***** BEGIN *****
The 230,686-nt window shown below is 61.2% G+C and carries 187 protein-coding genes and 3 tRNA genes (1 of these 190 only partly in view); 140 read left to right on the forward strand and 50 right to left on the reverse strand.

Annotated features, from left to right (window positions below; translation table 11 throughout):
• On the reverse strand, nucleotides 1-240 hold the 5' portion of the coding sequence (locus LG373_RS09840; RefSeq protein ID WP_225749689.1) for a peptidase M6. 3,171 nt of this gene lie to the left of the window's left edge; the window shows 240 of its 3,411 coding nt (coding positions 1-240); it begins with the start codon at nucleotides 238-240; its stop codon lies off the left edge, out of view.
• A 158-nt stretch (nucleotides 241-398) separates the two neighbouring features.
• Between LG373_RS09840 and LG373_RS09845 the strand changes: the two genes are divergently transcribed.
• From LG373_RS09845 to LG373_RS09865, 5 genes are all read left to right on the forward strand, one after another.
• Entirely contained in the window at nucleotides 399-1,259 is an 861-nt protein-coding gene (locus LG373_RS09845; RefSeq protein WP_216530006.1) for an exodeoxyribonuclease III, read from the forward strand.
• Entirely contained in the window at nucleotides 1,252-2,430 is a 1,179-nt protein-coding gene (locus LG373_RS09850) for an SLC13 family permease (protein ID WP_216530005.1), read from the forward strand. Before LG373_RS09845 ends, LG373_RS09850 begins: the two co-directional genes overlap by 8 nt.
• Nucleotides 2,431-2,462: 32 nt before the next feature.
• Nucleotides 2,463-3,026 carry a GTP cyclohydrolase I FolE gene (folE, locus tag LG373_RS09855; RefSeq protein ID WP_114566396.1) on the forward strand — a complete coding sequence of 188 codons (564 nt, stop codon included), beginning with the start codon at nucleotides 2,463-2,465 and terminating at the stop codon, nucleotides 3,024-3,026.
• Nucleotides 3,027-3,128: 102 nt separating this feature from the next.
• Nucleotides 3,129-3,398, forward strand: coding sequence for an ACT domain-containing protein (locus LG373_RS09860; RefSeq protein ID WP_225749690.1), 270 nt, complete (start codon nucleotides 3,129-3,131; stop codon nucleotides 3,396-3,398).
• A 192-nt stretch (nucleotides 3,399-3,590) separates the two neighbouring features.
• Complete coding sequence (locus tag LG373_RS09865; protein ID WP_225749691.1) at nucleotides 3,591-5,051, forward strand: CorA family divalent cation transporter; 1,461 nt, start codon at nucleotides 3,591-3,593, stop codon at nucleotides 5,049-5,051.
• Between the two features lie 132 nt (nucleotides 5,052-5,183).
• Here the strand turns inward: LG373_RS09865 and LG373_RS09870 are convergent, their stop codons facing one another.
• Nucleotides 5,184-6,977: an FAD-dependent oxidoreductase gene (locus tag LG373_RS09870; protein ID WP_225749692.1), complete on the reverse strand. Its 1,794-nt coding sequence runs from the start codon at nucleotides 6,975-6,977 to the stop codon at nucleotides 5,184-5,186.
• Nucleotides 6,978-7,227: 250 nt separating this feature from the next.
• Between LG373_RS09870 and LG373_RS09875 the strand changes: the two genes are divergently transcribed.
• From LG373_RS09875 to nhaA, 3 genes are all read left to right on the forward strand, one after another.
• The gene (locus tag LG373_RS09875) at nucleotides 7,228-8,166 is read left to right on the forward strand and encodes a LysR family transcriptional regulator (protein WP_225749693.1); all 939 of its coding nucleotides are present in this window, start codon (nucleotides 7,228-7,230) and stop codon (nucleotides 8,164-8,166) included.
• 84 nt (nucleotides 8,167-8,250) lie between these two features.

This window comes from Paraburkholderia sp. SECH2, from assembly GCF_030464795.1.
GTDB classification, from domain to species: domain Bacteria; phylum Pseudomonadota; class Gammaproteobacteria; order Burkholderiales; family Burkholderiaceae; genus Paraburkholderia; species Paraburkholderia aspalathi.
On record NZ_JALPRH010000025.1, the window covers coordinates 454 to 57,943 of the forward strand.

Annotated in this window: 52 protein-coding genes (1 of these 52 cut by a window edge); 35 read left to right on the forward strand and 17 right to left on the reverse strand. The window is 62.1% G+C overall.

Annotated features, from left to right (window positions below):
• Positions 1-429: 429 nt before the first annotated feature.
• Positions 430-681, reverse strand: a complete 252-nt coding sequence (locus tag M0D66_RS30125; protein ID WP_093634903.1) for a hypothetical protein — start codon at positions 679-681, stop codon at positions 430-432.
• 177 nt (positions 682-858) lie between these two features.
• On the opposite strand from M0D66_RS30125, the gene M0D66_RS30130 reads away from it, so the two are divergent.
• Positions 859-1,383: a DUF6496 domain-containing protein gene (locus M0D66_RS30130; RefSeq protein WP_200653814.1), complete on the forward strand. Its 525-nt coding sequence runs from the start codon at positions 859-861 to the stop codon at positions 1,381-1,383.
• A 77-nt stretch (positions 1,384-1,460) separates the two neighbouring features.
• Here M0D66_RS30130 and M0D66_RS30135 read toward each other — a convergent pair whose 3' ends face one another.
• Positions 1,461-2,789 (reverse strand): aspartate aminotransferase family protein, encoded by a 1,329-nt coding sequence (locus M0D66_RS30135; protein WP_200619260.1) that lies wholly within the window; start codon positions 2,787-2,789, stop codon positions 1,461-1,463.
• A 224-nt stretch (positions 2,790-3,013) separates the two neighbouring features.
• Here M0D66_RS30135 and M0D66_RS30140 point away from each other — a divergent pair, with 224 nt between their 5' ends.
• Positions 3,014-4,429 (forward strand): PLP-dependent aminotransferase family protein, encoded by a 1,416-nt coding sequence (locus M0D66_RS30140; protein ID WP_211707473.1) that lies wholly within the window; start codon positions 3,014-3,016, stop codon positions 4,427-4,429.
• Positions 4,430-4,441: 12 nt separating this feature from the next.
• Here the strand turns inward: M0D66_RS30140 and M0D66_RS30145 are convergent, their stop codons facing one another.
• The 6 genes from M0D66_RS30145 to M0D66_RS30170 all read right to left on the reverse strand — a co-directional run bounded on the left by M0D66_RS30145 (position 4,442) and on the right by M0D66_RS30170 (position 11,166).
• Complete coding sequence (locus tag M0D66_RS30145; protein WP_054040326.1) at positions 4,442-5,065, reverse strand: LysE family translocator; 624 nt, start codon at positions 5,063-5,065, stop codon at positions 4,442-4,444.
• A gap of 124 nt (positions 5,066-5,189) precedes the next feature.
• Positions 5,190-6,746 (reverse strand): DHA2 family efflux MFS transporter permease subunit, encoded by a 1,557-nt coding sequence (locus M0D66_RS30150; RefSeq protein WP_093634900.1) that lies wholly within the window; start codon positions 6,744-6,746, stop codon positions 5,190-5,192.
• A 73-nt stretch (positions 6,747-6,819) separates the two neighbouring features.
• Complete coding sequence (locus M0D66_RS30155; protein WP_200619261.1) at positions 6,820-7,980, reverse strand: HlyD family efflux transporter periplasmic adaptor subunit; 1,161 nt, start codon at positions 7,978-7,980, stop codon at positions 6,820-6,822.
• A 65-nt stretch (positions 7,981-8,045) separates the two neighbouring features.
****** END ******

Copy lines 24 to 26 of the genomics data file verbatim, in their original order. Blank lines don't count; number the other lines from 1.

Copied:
GTDB classification, from domain to species: domain Bacteria; phylum Pseudomonadota; class Gammaproteobacteria; order Burkholderiales; family Burkholderiaceae; genus Paraburkholderia; species Paraburkholderia aspalathi.
On record NZ_JALPRH010000025.1, the window covers coordinates 454 to 57,943 of the forward strand.

Annotated in this window: 52 protein-coding genes (1 of these 52 cut by a window edge); 35 read left to right on the forward strand and 17 right to left on the reverse strand. The window is 62.1% G+C overall.